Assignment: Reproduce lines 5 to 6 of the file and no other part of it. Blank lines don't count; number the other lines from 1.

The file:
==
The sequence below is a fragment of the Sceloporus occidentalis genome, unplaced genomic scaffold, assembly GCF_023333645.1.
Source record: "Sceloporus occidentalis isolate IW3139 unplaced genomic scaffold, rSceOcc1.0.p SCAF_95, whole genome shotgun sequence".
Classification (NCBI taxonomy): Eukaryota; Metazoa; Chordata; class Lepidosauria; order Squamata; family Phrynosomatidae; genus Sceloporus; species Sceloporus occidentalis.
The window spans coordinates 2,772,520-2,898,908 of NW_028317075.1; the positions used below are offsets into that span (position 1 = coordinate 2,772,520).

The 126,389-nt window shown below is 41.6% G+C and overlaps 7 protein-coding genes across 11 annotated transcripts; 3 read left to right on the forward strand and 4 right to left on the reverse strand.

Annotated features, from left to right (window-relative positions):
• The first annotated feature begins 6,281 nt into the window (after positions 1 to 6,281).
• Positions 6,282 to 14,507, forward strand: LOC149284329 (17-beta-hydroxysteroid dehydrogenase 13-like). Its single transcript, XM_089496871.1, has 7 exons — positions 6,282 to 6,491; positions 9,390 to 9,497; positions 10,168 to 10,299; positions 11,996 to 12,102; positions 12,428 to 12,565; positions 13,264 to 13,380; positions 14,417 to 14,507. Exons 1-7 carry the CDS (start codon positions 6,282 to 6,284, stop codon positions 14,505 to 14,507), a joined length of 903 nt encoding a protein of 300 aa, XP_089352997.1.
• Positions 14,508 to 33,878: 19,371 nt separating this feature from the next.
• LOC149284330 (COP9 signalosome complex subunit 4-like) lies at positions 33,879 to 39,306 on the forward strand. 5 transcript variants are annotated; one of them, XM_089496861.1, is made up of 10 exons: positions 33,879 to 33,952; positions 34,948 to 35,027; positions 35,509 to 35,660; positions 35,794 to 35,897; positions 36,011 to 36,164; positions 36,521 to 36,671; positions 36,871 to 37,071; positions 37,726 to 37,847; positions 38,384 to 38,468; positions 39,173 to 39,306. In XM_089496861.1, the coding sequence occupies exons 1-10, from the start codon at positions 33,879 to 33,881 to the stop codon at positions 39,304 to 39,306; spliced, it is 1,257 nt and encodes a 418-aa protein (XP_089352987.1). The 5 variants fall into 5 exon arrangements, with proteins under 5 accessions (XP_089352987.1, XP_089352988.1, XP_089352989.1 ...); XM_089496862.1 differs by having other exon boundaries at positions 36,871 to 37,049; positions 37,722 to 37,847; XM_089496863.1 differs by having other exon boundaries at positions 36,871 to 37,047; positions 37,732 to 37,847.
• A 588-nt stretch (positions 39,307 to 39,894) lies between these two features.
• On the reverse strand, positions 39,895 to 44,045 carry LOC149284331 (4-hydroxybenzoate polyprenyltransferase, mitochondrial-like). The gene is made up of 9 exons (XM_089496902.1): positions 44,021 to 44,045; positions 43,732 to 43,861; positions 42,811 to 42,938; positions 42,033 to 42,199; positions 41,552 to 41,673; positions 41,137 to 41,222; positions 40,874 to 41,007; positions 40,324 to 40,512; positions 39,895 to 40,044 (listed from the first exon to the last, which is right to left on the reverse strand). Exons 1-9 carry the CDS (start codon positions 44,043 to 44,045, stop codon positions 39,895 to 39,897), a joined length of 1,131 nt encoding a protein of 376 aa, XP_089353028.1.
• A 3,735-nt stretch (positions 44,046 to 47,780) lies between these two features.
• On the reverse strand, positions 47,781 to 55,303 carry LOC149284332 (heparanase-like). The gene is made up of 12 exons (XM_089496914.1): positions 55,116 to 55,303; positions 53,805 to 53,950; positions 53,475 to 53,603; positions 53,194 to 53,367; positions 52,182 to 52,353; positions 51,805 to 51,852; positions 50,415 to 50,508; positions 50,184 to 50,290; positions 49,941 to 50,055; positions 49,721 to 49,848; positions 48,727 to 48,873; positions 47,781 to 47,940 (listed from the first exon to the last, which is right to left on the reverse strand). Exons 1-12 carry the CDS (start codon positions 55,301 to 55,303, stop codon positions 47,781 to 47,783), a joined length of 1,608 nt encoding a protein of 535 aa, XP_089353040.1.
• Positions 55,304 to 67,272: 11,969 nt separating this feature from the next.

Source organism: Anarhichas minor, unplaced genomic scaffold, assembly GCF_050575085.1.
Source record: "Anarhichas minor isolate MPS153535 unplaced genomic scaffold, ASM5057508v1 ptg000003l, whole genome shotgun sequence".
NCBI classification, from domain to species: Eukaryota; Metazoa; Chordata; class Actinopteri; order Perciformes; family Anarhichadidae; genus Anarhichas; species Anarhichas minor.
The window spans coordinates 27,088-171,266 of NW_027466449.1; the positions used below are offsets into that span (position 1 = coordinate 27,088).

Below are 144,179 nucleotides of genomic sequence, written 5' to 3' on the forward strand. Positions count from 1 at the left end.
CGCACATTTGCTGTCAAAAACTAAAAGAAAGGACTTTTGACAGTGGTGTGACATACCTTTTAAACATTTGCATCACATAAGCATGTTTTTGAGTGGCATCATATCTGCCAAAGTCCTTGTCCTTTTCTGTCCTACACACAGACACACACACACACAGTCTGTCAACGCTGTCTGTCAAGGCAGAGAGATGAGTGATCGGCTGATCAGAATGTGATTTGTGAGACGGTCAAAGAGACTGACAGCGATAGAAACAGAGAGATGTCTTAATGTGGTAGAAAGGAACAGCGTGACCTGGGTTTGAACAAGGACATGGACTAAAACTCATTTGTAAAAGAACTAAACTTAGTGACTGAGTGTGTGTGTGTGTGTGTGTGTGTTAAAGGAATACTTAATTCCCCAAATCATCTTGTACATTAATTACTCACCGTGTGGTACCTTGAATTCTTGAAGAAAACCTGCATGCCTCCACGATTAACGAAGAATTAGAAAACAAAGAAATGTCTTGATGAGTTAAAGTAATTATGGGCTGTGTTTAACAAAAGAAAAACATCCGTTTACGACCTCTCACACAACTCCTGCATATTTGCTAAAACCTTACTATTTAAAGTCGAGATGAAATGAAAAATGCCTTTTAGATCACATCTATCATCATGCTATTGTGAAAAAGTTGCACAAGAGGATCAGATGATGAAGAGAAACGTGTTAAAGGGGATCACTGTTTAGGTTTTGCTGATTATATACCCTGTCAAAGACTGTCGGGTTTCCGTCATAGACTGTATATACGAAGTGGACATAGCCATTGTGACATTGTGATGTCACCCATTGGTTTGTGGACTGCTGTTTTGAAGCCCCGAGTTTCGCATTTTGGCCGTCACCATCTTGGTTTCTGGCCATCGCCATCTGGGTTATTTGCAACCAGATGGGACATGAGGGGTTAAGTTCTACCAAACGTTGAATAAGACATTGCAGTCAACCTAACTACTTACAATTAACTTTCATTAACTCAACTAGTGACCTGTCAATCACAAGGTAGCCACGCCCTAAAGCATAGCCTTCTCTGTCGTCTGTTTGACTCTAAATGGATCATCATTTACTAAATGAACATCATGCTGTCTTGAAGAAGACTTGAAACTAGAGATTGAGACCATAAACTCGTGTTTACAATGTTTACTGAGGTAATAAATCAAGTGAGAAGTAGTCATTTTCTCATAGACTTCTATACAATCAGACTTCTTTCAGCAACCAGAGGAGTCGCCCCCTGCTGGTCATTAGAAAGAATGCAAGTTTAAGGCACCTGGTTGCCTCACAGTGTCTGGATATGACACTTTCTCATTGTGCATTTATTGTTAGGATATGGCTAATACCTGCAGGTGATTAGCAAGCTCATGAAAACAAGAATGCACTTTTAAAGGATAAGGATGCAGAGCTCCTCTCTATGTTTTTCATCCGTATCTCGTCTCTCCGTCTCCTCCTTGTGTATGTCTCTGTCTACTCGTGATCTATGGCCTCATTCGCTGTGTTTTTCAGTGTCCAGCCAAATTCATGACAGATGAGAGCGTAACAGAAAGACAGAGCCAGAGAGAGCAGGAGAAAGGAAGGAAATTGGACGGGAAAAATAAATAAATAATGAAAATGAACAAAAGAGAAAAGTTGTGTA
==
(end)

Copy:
The 126,389-nt window shown below is 41.6% G+C and overlaps 7 protein-coding genes across 11 annotated transcripts; 3 read left to right on the forward strand and 4 right to left on the reverse strand.

Annotated features, from left to right (window-relative positions):